County commissioners adopt budget, tax rate

Editor: Shannon Cottongame

September 21, 2022

The Hill County Commissioners Court approved the county budget and tax rate in a meeting held Tuesday, September 13.

The total county tax rate is comprised of two rates: the general fund rate, which is used for general operating expenses; and the FM lateral rate, which can only be used to purchase road and bridge materials.

The total combined tax rate for the general fund and FM lateral (road and bridge) fund was adopted at $0.459179, which represents a 7.65% decrease in the overall tax rate.

The decreased rate will still result in more property tax revenue, as the average taxable value of a homestead in the county increased over 13% this year, going from $126,806 in 2021 to $143,435 in 2022.

The no-new-revenue rate, which is the rate that would have raised the same amount of revenue as last year, was calculated at $0.430030.

Commissioners made a few last-minute adjustments to the budget prior to its adoption based on feedback from officials and department heads.

A decision was made to create a position for a radio system administrator in the county as work ramps up to convert to an 800-megahertz system. The technology upgrade will allow Hill County’s system to be compatible with surrounding counties and improve communications both within the county and with out-of-county agencies.

The system is expected to be live for the sheriff’s office by the end of the year, and fire departments and other agencies in the county will also have infrastructure available to them if they choose to upgrade.

Because there will be expenses involved with the transition, the current VHF system will remain active until all agencies decide to make the switch.

Emergency Management Coordinator Tom Hemrick, who has been heading up the transition, attended a meeting of the Emergency Services District 1 Board of Commissioners last month and said that the VHF channels will remain active for the foreseeable future to ensure that no department is left behind.

The proposed budget was amended to allow a radio system administrator to be hired with the salary set at $55,000.

Commissioners also added another courthouse security position in the budget to ensure that a security officer is present at the Covington Street annex when the tax office moves to that location.

After wrapping up this year’s budget work, County Judge Justin Lewis thanked the county auditor’s office for their work converting to the new budget software and said that the county had put together a good budget that included a responsible use of taxpayer funds.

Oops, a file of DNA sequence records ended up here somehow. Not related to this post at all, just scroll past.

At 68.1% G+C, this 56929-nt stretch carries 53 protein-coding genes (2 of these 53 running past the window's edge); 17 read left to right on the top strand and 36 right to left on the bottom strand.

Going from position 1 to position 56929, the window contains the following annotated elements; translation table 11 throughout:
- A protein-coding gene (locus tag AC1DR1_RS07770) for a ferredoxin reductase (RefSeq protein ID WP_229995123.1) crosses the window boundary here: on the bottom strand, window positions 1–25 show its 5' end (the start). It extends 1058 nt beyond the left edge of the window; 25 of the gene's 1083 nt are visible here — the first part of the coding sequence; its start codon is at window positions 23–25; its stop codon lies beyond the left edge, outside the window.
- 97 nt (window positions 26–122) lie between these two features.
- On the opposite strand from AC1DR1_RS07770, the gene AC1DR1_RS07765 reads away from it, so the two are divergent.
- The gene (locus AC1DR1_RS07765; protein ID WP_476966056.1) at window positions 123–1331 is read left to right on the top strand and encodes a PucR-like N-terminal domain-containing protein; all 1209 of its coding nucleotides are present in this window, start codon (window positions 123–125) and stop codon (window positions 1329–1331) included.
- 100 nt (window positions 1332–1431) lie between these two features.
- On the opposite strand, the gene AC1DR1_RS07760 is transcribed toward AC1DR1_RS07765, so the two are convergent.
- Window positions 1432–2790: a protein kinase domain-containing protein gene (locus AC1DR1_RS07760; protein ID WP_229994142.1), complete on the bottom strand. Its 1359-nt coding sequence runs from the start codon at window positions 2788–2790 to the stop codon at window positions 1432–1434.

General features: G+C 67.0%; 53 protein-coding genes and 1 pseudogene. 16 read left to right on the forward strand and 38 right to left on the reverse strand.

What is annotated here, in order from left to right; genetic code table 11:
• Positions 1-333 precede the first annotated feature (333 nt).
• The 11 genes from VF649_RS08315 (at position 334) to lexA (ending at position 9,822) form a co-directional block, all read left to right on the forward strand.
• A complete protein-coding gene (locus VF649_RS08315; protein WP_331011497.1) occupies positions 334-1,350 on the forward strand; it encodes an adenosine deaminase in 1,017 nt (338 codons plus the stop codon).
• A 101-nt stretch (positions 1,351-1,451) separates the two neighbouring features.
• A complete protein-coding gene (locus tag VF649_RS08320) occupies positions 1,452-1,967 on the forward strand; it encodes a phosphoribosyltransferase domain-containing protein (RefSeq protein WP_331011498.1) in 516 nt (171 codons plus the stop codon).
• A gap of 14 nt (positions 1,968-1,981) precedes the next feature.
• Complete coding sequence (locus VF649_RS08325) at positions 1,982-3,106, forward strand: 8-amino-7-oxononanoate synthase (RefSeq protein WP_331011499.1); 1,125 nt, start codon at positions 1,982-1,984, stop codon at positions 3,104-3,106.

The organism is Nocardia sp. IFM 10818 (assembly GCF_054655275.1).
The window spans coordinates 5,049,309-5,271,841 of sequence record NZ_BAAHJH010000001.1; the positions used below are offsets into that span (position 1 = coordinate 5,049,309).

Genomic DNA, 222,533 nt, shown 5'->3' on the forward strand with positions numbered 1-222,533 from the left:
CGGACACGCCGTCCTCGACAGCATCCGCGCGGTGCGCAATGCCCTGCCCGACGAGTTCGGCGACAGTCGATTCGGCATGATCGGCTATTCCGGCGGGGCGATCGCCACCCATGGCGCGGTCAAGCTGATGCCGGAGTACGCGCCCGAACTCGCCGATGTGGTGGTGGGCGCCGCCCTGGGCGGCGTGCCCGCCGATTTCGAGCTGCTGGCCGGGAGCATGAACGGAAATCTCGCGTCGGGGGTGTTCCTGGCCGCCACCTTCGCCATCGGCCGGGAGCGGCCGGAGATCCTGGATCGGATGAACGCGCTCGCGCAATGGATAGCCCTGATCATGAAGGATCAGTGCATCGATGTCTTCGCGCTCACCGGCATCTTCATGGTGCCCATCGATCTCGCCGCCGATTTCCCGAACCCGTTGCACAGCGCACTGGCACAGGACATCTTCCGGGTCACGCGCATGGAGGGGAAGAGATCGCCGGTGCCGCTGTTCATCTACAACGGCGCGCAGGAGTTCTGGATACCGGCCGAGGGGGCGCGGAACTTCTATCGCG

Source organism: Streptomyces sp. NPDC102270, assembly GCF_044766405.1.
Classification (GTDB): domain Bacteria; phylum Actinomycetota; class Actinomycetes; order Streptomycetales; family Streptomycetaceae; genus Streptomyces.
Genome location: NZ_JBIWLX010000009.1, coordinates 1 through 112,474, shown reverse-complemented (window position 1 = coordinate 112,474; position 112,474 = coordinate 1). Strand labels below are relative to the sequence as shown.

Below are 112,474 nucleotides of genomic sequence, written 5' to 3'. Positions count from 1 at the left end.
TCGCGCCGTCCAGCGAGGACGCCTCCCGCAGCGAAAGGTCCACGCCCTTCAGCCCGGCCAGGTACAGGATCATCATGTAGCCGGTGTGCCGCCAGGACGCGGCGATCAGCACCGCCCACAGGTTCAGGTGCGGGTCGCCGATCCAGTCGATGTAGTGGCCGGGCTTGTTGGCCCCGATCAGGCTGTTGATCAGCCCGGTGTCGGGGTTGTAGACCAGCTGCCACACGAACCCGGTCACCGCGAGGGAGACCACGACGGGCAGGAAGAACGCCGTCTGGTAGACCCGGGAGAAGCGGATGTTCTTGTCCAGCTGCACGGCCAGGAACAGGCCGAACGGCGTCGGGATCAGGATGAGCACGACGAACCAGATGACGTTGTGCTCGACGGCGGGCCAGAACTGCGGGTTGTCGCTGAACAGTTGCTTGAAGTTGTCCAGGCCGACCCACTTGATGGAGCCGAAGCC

Commissioners also finalized a tax abatement agreement for a Sun Valley Solar storage facility project.

The battery energy storage system is designed to discharge energy generated from the solar facility in the Abbott area.

The minimum capital investment of the project is listed at $44 million.

The county’s economic development attorney, Mike Dixon, said that the addition will not take in any new property but will make better use of property that is already in the reinvestment zone.

The company will receive a 50% abatement in years one and two of the project, followed by 40% in years three and four, 35% in year five and 20% in year six, which is the final year of the abatement.

Lewis also asked representatives of Sun Valley Solar to provide training to local volunteer fire departments to ensure that they know how to address the equipment in the event of a fire.

The court also held a public hearing and approved adding a portion of HCR 3436 to the county road maintenance map. The change involves about 700 feet of a road in the unincorporated city of Irene that is not currently on the county’s road maintenance map but has a county road number. The addition will allow the county to maintain the section of road.

Commissioners also approved a credit application with Core & Main that will allow the company to upgrade existing water tanks on the property of the new county annex in Huron. The storage tanks will provide 40,000 gallons of water for road building and fire suppression needs in the northwest portion of the county.

The county will research options for inmate health care after the court took action to seek bids from providers this year. Lewis said that it is in the best interest of taxpayers to seek bids and get the best deal possible for taxpayers.

The court also voted to approve a Point & Pay agreement with a one-time $1,500 setup fee to allow those paying hotel occupancy taxes to make credit card payments.

In other action, the court proclaimed September 17-23 Constitution Week at the request of the Daughters of the American Revolution, approved the Hill County holiday calendar, declared computer equipment as salvage for the information technology department to allow it to be sold, and approved an increase in allowable travel expenses for county employees attending training due to increased costs.

The court’s next regular meeting will be at 8:30 a.m. Tuesday, September 27, at the Hill County Courthouse.

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